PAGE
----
Kaník told reporters on June 30 that he would not resign unless the cabinet admitted its censure of him was "a purely political matter." He added that if anyone should bear responsibility for the government's failure to secure Nafta for itself, it should be Economy Minister Ľudovít Černák, who had "personally involved himself in this matter from the beginning."
Also on June 28, Interior Minister Chief Investigator Jaroslav Ivor announced that charges had been filed for fraud against Vladimír Poór. The charges, he said, "were not filed because of the sale of Arad," but because of fraud in connection with Poór's 1996 purchase of a 45.9% stake in Nafta Gbely for under one-sixth of its market value at the time. The purchase, Ivor said, had caused the state 3.18 billion crowns ($74 million) in damages.
Poór was taken into custody briefly on June 28 but released the next day. Ivor said he would not be incarcerated while the investigation went forward.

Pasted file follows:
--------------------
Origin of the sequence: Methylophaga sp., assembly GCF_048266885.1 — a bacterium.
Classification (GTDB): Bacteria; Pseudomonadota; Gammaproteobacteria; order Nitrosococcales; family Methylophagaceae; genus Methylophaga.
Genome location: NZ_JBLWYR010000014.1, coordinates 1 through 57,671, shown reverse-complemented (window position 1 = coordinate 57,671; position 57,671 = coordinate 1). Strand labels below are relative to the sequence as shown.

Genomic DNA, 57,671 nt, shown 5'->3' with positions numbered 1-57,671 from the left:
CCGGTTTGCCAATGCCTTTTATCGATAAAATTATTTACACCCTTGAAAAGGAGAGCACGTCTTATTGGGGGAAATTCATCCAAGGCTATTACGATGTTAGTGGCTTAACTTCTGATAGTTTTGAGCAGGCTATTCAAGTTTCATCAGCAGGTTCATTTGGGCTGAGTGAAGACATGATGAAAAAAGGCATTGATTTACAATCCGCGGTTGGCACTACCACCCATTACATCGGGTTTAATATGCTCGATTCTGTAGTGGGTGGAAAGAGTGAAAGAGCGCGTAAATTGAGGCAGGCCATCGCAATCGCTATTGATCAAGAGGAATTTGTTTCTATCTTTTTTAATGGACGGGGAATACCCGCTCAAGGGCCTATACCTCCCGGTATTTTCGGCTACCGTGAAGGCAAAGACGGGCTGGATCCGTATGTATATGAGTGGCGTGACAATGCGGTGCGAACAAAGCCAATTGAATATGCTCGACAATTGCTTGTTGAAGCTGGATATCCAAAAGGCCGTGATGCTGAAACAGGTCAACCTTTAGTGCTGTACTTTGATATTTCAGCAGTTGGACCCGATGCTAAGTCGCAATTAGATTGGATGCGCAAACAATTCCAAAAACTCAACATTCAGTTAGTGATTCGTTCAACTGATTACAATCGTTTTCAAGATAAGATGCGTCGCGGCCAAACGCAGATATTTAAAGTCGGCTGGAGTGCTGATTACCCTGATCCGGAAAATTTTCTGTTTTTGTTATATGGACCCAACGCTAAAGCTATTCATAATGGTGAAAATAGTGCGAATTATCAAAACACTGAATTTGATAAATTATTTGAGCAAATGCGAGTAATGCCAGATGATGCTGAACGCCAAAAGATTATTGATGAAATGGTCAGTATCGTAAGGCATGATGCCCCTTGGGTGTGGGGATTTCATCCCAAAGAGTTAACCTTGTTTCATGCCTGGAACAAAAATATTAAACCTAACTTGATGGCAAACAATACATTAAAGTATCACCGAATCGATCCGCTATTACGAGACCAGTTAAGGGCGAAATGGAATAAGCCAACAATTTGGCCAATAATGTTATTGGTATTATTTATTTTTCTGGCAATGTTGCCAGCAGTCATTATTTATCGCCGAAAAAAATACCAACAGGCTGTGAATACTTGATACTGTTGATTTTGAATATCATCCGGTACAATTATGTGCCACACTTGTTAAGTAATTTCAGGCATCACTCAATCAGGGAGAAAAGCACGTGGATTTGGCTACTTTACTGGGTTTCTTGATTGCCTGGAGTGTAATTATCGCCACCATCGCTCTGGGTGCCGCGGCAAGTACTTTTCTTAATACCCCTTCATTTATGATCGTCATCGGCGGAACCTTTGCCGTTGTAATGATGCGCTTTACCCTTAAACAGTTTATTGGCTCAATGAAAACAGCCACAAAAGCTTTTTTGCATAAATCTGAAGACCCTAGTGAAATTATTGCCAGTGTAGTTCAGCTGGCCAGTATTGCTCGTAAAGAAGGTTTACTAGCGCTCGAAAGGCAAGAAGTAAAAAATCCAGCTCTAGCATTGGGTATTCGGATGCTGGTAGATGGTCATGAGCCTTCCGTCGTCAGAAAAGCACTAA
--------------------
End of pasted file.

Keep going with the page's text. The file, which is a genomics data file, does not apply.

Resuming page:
The government's determination to mount a legal challenge to the sale of Arad to Cinergy is something that troubles many investment professionals.
During the week that followed the sale of Arad, Černák promised to secure the return of the Nafta shares from Cinergy through the courts if necessary. Although Cinergy representatives promised not to act against the interests of the government, Černák said that he and the cabinet would do their best to get the shares back "even if Nafta Trade's license has to be confiscated and Nafta Gbely has to be renationalised." Černák and his advisors failed, however, to specify what, if anything, was legally wrong with the Arad sale.